Post-launch check: Search term report
Once your shopping campaign has been running for a month, check out your top-converting search terms in the Keywords tab.
You’ll often find that keywords featuring the brand do very well (hence my first recommendation), but there could be some consistent keyword gems you’re missing out on.
If you spot certain keywords that regularly convert, make sure these are included in your title/description to generate as many impressions as possible.
Product description recommendations
Google recommends including descriptions that are 500 – 1000 characters in length.
Avoid using the same description across multiple products – this is an obvious one. As discussed in the title recommendations, you may have multiple colour, size and style variations of one product, so it’s definitely worth tweaking descriptions to sell the benefits of the varying attribute.
We understand how difficult it can be to change product descriptions if you’re a reseller or are under strict language and tone guidelines from the brands you stock, however it is essential to help Google differentiate between stockists.
Google prefers original product page content because the search engine wants to give the searcher the best results possible. If all shopping ads direct searchers to product pages with the same rehashed content, this doesn’t offer a great user experience and doesn’t help the human choose a retailer either!
For example, if your product is listed alongside four other resellers, and they are using the same image and set description with minimal price variance, you can set yourself apart and claim that sale by offering a description that differs from the norm.
As the title is a short, sharp overview of the product, you can really go to town on the description of your product and sell its features and benefits to your online audience.
If you were struggling to convey all specifications in the title, be sure to re-emphasise the colour, size, style, comfort, fit, technical specs and every detail that ensures your listing look super-relevant to the user.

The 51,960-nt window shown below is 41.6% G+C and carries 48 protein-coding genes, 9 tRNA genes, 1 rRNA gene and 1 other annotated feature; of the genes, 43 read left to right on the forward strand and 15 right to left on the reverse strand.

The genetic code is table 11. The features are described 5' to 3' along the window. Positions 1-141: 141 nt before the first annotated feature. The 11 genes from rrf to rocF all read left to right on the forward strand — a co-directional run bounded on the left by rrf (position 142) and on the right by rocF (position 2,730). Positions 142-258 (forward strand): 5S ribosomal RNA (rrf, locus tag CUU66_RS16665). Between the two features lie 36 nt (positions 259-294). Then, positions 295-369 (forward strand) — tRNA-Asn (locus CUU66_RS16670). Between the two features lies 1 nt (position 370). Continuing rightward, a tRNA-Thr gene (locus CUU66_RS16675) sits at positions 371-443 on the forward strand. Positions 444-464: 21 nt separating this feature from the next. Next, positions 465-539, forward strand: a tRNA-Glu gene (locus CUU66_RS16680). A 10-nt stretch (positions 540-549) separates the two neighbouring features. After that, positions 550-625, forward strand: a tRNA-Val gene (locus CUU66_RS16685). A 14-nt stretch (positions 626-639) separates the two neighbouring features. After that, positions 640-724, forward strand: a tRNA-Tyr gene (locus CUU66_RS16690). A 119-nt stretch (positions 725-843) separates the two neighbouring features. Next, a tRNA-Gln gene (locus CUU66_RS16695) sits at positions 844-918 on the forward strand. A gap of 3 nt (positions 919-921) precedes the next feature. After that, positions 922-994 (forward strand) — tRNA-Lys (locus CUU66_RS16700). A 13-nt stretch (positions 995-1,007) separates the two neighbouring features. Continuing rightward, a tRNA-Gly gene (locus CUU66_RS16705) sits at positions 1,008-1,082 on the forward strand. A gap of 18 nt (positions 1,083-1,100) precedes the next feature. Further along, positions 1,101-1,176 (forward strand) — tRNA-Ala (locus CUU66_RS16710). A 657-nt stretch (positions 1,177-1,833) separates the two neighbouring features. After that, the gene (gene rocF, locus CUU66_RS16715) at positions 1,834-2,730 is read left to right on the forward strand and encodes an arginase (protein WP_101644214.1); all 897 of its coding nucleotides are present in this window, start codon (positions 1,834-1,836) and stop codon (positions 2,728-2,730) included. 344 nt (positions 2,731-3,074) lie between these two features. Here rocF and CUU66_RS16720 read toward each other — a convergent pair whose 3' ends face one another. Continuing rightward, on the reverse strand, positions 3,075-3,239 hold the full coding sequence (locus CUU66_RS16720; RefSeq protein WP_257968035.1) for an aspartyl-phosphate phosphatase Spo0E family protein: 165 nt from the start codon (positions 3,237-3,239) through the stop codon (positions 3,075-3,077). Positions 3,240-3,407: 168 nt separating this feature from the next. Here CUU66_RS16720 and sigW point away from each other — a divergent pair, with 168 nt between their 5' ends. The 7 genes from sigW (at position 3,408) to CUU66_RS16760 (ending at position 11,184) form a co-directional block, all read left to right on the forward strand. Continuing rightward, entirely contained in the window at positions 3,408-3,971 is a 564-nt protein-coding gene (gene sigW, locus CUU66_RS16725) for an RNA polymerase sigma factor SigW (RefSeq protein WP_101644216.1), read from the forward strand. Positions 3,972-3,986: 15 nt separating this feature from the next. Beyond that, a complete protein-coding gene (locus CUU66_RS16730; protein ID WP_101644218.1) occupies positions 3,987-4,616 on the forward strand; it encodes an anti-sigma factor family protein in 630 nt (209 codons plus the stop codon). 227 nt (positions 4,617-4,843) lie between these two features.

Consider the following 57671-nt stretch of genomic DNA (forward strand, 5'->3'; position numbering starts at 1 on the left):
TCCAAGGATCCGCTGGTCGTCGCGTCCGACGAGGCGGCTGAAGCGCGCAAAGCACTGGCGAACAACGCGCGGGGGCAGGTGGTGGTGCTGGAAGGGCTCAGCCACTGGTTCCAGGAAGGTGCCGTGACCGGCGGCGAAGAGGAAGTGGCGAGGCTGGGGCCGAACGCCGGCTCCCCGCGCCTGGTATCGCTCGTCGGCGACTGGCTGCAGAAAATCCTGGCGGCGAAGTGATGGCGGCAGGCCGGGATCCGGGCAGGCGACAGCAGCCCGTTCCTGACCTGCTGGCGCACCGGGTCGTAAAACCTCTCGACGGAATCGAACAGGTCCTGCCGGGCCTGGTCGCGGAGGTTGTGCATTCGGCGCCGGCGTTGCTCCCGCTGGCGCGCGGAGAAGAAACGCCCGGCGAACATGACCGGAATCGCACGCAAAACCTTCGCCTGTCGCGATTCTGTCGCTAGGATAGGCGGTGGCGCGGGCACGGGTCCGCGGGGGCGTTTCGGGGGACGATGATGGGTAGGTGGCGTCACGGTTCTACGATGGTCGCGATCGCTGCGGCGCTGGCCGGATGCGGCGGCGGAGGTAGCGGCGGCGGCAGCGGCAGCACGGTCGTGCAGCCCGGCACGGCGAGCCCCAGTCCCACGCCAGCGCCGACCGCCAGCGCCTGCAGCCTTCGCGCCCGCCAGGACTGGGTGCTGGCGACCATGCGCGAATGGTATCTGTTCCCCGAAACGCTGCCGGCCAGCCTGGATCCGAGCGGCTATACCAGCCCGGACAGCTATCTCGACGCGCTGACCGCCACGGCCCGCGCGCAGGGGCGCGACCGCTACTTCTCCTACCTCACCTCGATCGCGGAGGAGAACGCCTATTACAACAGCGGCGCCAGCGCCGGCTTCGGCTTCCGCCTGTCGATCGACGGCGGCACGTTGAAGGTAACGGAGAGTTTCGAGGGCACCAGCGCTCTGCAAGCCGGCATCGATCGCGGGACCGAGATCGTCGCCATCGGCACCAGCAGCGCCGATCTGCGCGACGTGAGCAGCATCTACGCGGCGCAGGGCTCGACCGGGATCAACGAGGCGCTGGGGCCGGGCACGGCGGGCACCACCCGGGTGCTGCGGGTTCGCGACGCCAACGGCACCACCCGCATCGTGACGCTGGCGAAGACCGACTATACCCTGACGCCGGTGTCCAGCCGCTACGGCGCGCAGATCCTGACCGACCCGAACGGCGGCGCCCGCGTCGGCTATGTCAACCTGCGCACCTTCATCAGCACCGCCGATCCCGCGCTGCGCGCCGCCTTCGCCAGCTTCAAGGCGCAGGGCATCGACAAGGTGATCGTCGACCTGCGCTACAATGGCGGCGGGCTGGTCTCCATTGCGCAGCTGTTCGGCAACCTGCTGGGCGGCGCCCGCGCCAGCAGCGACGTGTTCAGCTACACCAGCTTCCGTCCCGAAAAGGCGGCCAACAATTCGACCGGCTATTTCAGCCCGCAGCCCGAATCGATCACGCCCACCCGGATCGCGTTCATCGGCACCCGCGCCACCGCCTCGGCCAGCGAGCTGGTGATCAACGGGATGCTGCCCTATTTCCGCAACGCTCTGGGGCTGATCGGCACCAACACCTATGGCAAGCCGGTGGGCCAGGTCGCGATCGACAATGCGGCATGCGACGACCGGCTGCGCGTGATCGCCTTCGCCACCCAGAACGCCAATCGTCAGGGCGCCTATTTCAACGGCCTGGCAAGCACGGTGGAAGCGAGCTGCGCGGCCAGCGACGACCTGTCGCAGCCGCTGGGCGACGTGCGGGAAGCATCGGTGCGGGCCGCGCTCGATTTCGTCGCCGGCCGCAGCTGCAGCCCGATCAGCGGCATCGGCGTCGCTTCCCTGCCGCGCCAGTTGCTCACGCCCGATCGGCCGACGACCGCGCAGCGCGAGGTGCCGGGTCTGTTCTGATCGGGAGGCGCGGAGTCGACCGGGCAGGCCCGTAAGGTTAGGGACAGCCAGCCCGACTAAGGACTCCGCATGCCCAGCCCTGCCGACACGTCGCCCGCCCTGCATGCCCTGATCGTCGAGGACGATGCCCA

Also, resist the urge to recommend similar products! As Google reviews this content to understand the individual product for sale on this page, promoting the fact you have the same item available in red or blue may just confuse the bots.
Unlike the title, the description requires full sentences that end with a full stop.
We haven’t seen many cases of Google penalising advertisers who use bullet points, etc. but it is best-practice to do whatever you can to make the product easier to understand by Google.
Some extra things to note when populating your descriptions; you cannot link to other URLs, billing/payment/sales information is prohibited and references to categories/breadcrumbs are also a big no-no.
Google also has strict editorial guidelines to follow, which means you cannot include any promotional messages (i.e. Free P&P) in your descriptions. Breaking the rules means your items will be disapproved and your impressions and site traffic will suffer.
Secondly, BLOCK CAPITALS are also banned, so use Sentence Case to prevent your ads looking spammy!
So there you have it! If you need any more help with maximising your eCommerce content, give us a shout. In the meantime, you might interested in some more quality insight from our digital experts like our Marketing Personalisation Workbook, check it out: